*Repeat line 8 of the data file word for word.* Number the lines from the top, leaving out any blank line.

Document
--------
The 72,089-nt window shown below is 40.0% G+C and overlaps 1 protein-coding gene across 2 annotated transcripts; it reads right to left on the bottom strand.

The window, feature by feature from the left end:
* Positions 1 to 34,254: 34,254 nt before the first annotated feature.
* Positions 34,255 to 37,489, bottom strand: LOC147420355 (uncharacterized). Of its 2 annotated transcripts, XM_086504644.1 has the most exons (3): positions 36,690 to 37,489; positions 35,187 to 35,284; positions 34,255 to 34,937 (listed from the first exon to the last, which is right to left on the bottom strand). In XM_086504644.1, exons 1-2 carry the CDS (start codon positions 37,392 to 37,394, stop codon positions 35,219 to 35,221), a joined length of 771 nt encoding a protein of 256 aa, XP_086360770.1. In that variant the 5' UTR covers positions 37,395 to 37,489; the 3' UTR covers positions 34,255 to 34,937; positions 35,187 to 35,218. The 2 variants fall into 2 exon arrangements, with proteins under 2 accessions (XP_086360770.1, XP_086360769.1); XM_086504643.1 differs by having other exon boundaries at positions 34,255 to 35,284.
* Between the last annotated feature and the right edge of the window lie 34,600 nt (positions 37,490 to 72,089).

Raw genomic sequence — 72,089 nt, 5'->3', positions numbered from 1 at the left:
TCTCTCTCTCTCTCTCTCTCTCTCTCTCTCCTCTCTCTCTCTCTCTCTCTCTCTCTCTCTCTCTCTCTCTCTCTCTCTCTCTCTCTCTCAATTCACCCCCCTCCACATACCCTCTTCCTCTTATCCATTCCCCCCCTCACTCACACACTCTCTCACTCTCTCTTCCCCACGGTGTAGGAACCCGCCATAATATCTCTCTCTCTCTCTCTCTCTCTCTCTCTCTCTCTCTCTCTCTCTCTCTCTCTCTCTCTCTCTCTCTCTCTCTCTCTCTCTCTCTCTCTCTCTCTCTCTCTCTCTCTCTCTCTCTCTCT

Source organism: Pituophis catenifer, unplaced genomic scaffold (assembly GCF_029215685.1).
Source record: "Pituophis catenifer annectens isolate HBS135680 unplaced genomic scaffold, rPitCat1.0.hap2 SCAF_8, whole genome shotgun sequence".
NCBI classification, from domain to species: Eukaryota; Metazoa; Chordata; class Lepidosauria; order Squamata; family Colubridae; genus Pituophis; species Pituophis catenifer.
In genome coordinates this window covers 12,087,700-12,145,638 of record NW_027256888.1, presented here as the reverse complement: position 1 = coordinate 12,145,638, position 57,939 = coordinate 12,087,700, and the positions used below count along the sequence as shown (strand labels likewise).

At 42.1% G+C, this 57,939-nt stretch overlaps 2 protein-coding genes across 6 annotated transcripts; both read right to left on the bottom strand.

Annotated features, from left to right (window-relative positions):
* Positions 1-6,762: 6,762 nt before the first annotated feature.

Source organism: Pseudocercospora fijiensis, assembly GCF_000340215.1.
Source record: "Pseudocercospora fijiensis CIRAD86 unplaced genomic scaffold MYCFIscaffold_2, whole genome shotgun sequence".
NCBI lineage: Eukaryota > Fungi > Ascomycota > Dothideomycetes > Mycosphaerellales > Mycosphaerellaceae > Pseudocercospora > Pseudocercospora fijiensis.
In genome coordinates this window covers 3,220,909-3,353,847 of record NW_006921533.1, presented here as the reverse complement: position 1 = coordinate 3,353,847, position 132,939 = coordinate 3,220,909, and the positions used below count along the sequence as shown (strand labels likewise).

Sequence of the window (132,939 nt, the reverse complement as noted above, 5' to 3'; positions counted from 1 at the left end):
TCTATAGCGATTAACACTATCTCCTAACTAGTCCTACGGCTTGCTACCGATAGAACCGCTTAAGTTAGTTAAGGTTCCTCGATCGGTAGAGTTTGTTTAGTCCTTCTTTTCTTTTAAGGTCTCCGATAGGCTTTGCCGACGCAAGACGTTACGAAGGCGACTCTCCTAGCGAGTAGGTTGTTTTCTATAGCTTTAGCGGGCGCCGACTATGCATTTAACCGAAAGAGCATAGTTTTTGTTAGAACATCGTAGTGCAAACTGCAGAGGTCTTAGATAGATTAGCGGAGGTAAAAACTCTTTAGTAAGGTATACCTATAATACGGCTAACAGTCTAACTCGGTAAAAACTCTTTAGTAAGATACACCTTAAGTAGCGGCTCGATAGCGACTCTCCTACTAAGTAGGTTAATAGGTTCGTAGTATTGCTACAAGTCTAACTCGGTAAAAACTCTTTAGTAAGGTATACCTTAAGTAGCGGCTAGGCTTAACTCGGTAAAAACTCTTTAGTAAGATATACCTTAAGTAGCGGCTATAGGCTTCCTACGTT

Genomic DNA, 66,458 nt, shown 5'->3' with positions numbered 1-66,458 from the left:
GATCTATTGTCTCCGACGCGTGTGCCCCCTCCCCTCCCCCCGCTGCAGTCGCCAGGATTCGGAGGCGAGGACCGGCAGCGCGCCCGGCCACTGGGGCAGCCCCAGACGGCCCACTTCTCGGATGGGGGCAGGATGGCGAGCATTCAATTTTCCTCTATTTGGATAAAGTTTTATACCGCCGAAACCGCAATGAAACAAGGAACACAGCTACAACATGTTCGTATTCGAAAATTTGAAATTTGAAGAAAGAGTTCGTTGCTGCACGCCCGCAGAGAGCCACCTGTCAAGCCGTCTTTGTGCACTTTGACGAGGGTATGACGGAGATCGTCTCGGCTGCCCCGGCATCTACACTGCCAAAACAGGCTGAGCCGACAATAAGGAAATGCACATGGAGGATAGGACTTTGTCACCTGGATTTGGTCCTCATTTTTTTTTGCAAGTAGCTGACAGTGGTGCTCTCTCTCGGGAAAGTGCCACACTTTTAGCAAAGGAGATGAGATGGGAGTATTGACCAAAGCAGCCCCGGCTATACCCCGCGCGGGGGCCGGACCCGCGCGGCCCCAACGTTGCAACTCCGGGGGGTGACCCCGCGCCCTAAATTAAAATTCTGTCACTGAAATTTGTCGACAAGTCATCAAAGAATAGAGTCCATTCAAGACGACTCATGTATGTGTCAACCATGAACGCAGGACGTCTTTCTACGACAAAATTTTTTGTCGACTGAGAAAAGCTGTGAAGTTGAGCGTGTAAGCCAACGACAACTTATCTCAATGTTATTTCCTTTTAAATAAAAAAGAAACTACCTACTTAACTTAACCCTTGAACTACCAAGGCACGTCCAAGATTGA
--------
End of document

Source organism: Pituophis catenifer, unplaced genomic scaffold (assembly GCF_029215685.1).